Get ready for round two as local and state officials urged residents to learn from last week’s storm and stay off the roads during icy conditions forecast for Tuesday.
“It doesn’t mean it’s a free day. It doesn’t mean it’s a shopping day,” said Capt. Doug Cain, spokesman for the Louisiana State Police. Cain was referring to Friday when schools and businesses closed because of the winter storm, but people still hit the interstate, resulting in about 200 accidents along the Interstate 10 corridor.
The winter weather headed toward southeast Louisiana Tuesday is expected to be wetter, colder and stick around longer, which means there will likely be a repeat of road and bridge closures in some areas, Cain said.
During the storm Friday, State Police responded to 744 crashes and other traffic incidents that resulted in the deaths of six people compared to the 168 crashes and other incidents with no fatalities a week earlier on Jan. 17.
“I think that gives some good perspective of what we have to deal with,” Cain said.
Cain asked people to have patience during and after the storm. When roads and bridges started to reopen Saturday, it was like a starting gun going off and resulted in accidents and more congestion.
For example, Cain said, 30 minutes after the Causeway bridge over Lake Pontchartrain reopened, it had to be closed again because of a three-car wreck.
“Take your time. Plan ahead. Know alternate routes,” he said, but most importantly, stay off the roads if at all possible.
Baton Rouge businesses, meanwhile, were bracing for a repeat of the icy conditions that stranded droves of people in the Capital City after the interstates closed Friday and didn’t reopen until late Saturday morning.
With nowhere to go Friday, dozens of motorists packed into the Waffle House on Sherwood Forest Boulevard off Interstate 12 and consumed cup after cup of coffee and hot chocolate, prompting the restaurant to call in extra employees living nearby.
“They were all asking when the interstate was going to open because they were just ready to get back home,” said Traylynn Wilson, a waitress at the restaurant, adding the restaurant was “extremely busy” Friday and Saturday. “They were just surprised. Most people were travelling and had their trips delayed.”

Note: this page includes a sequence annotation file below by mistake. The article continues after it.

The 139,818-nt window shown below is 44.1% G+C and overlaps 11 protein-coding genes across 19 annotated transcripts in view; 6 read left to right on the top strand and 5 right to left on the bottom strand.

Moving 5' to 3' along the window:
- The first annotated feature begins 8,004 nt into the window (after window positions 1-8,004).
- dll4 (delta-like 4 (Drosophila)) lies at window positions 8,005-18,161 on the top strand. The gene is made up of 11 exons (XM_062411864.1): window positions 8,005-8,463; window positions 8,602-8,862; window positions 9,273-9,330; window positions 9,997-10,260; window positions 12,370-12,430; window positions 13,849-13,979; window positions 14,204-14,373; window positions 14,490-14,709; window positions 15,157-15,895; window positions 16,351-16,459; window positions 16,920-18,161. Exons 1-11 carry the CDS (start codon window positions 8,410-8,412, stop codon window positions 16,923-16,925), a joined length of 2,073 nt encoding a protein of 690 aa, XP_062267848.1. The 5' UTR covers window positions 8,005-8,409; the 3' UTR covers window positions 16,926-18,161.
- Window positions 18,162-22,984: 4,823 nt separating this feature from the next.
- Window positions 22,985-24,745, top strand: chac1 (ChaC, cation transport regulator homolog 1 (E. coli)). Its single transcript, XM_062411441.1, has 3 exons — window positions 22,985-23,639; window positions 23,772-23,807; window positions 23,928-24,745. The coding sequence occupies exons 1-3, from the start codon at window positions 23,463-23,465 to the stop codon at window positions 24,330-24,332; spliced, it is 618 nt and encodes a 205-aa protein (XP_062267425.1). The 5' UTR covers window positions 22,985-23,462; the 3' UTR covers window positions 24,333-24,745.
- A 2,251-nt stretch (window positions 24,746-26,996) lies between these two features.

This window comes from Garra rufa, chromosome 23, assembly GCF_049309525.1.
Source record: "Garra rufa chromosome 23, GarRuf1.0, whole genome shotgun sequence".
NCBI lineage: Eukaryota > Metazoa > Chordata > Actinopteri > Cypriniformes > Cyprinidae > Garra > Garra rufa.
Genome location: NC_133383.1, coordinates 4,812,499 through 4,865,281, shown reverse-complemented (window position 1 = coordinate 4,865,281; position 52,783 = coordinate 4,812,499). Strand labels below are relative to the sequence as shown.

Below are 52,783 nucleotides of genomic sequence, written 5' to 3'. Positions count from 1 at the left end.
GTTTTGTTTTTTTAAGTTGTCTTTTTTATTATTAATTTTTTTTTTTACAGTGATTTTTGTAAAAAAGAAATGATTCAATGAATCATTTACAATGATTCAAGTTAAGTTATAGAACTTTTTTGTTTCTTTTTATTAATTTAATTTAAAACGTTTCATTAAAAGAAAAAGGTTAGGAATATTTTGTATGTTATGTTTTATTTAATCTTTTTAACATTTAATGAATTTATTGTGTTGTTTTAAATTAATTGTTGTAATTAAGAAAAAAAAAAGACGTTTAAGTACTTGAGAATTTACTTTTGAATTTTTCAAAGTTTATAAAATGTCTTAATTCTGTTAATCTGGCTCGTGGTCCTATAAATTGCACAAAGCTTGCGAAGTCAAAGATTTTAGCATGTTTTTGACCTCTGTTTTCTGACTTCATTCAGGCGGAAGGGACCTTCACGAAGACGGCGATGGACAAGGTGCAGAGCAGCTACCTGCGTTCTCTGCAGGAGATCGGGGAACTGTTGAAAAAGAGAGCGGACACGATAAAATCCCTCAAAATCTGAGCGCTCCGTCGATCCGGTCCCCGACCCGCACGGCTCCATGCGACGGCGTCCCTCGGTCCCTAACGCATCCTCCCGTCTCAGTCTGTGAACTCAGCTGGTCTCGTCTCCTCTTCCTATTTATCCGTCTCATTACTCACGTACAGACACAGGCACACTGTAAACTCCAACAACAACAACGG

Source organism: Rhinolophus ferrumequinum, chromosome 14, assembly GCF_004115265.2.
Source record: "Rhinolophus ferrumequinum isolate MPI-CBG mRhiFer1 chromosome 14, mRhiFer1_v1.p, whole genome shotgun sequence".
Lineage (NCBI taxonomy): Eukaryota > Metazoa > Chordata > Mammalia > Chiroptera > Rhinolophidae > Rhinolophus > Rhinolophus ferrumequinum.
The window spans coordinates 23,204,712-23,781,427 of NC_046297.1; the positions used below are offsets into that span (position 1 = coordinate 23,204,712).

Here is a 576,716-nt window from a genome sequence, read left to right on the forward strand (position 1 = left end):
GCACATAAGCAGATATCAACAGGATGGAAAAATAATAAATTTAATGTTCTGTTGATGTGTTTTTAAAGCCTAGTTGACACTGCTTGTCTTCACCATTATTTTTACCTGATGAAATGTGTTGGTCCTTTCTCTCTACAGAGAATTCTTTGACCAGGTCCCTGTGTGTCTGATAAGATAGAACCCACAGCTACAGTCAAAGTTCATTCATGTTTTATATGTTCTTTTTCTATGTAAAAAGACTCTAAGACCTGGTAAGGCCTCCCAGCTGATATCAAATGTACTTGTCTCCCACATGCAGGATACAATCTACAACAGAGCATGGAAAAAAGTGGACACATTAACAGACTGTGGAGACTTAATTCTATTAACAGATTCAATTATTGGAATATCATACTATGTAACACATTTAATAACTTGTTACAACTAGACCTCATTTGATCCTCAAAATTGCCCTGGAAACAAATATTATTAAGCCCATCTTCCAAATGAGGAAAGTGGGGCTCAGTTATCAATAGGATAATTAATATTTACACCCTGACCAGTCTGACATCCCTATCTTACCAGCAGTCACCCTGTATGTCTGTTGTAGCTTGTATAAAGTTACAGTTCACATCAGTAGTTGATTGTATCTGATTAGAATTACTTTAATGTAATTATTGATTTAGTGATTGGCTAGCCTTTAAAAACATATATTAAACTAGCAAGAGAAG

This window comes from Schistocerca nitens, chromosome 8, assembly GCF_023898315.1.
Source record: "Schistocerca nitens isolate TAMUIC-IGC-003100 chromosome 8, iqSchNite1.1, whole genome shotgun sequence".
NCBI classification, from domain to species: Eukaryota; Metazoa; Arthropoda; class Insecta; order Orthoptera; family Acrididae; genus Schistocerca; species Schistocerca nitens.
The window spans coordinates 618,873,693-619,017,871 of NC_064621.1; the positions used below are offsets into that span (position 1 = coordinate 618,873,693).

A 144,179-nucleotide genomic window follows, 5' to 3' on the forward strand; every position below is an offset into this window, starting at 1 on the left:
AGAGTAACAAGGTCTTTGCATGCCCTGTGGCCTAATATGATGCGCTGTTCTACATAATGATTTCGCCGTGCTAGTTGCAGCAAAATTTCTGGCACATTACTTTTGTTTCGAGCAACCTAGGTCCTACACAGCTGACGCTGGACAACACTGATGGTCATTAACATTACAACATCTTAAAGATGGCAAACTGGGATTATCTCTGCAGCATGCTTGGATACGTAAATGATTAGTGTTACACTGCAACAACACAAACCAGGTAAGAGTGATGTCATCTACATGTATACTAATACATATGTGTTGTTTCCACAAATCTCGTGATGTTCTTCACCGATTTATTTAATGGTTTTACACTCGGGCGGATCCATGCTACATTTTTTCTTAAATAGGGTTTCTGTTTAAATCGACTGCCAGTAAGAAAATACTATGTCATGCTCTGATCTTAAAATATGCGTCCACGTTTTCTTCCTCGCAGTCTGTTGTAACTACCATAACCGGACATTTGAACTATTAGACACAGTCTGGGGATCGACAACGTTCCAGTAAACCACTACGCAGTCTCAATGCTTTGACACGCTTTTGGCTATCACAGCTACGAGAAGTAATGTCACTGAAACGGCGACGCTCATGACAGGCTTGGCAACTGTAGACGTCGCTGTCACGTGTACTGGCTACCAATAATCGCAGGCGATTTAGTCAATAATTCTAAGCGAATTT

Despite the gridlock outside, Wilson said the mood remained mostly jovial.
“Tomorrow it’s supposed to snow, so we’ll probably be looking the same way,” she said Monday.
The state Department of Transportation and Development spent Monday loading trucks with salt and sand to prepare for the storm.
Salt, sand and de-icing material can’t be put out too early, said DOTD spokesman Rodney Mallett, because the material will just be blown off the roads before the storm arrives. Some areas will get pre-treated closer to the expected arrival of bad weather, and the focus this time will be on trying to keep some of the main roads clear.
During the last storm, DOTD staff worked to keep La. 61 and Florida Boulevard open for the most part while sections of I-10 and I-12 were closed because of ice.
“That was a heroic effort,” Mallett said.
It’s likely, Cain and Mallett said, that areas, including the Atchafalaya Basin bridge, will close during the storm because it’s extremely difficult to keep a 22-mile elevated road located over water from freezing.
This time, DOTD is going to prioritize the major routes, including U.S. 190 and Airline Highway, for sand, salt and de-icing efforts, Mallett said, to keep those roads open, if possible. However, if conditions become unsafe, roads will be closed.
“Mother Nature can win sometimes,” Mallett said.
The best bet, he said, echoing what emergency and law enforcement officials said, is to stay home.
“It’s not a holiday. It’s a bad-day-to-drive day,” he said.
In Baton Rouge, city-parish departments prepared for the expected days of bad weather and roads, and the Department of Public Works made sure there will be enough sand for road work.
“I think we underestimated last week, but this week we have more than enough,” said Mayor Melvin “Kip” Holden.
The focus will be on trying to keep roads and bridges open, but the first focus of residents should be safety and making sure they’re prepared for the bad weather, he said.
“This is nothing to play with,” Holden said.
He also encouraged people to stay off the roads and to prepare ahead of time by making sure they have food, water and to check on the elderly and neighbors.
If people take a medication or there are special needs in the house, Holden said, it’s important to take care of those ahead of the storm, just like people should do before a hurricane.
“If you don’t have to be on the road, don’t go out there,” he said.
Advocate staff writer Jim Mustian contributed to this report.